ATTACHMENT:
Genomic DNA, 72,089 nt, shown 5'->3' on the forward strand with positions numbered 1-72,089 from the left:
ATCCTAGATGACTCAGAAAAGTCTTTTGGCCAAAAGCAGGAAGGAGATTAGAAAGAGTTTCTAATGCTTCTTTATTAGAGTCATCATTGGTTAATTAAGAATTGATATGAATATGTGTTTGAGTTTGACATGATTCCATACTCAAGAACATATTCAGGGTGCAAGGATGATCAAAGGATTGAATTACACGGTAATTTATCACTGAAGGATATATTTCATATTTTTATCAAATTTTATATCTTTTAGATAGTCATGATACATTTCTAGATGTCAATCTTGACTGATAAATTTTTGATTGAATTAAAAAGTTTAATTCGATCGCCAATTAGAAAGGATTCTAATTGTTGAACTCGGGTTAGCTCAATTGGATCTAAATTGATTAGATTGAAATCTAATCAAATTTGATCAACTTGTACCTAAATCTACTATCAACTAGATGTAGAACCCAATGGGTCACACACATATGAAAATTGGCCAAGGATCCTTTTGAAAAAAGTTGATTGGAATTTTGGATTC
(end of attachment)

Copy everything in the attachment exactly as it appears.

Genomic DNA, 72,089 nt, shown 5'->3' on the forward strand with positions numbered 1-72,089 from the left:
ATCCTAGATGACTCAGAAAAGTCTTTTGGCCAAAAGCAGGAAGGAGATTAGAAAGAGTTTCTAATGCTTCTTTATTAGAGTCATCATTGGTTAATTAAGAATTGATATGAATATGTGTTTGAGTTTGACATGATTCCATACTCAAGAACATATTCAGGGTGCAAGGATGATCAAAGGATTGAATTACACGGTAATTTATCACTGAAGGATATATTTCATATTTTTATCAAATTTTATATCTTTTAGATAGTCATGATACATTTCTAGATGTCAATCTTGACTGATAAATTTTTGATTGAATTAAAAAGTTTAATTCGATCGCCAATTAGAAAGGATTCTAATTGTTGAACTCGGGTTAGCTCAATTGGATCTAAATTGATTAGATTGAAATCTAATCAAATTTGATCAACTTGTACCTAAATCTACTATCAACTAGATGTAGAACCCAATGGGTCACACACATATGAAAATTGGCCAAGGATCCTTTTGAAAAAAGTTGATTGGAATTTTGGATTC